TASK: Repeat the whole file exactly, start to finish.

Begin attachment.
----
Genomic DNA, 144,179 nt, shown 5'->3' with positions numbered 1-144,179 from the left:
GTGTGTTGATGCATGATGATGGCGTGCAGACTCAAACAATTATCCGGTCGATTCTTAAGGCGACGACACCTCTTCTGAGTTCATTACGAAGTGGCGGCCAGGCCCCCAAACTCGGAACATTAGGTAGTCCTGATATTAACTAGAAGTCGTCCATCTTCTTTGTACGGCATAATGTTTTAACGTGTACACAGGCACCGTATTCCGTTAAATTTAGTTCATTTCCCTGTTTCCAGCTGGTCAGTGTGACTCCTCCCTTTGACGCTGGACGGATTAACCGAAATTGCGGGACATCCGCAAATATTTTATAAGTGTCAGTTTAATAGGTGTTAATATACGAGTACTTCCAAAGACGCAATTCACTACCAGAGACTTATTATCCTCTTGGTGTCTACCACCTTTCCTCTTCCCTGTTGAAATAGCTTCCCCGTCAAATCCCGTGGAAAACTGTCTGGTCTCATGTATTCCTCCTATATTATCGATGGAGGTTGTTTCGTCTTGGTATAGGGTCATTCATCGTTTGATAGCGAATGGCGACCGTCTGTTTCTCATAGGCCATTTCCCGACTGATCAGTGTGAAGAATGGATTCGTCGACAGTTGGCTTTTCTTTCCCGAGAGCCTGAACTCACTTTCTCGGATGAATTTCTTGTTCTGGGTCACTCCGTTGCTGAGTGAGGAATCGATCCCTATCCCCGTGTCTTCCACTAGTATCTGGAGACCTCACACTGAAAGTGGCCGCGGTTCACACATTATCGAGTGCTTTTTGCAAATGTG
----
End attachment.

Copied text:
Genomic DNA, 144,179 nt, shown 5'->3' with positions numbered 1-144,179 from the left:
GTGTGTTGATGCATGATGATGGCGTGCAGACTCAAACAATTATCCGGTCGATTCTTAAGGCGACGACACCTCTTCTGAGTTCATTACGAAGTGGCGGCCAGGCCCCCAAACTCGGAACATTAGGTAGTCCTGATATTAACTAGAAGTCGTCCATCTTCTTTGTACGGCATAATGTTTTAACGTGTACACAGGCACCGTATTCCGTTAAATTTAGTTCATTTCCCTGTTTCCAGCTGGTCAGTGTGACTCCTCCCTTTGACGCTGGACGGATTAACCGAAATTGCGGGACATCCGCAAATATTTTATAAGTGTCAGTTTAATAGGTGTTAATATACGAGTACTTCCAAAGACGCAATTCACTACCAGAGACTTATTATCCTCTTGGTGTCTACCACCTTTCCTCTTCCCTGTTGAAATAGCTTCCCCGTCAAATCCCGTGGAAAACTGTCTGGTCTCATGTATTCCTCCTATATTATCGATGGAGGTTGTTTCGTCTTGGTATAGGGTCATTCATCGTTTGATAGCGAATGGCGACCGTCTGTTTCTCATAGGCCATTTCCCGACTGATCAGTGTGAAGAATGGATTCGTCGACAGTTGGCTTTTCTTTCCCGAGAGCCTGAACTCACTTTCTCGGATGAATTTCTTGTTCTGGGTCACTCCGTTGCTGAGTGAGGAATCGATCCCTATCCCCGTGTCTTCCACTAGTATCTGGAGACCTCACACTGAAAGTGGCCGCGGTTCACACATTATCGAGTGCTTTTTGCAAATGTG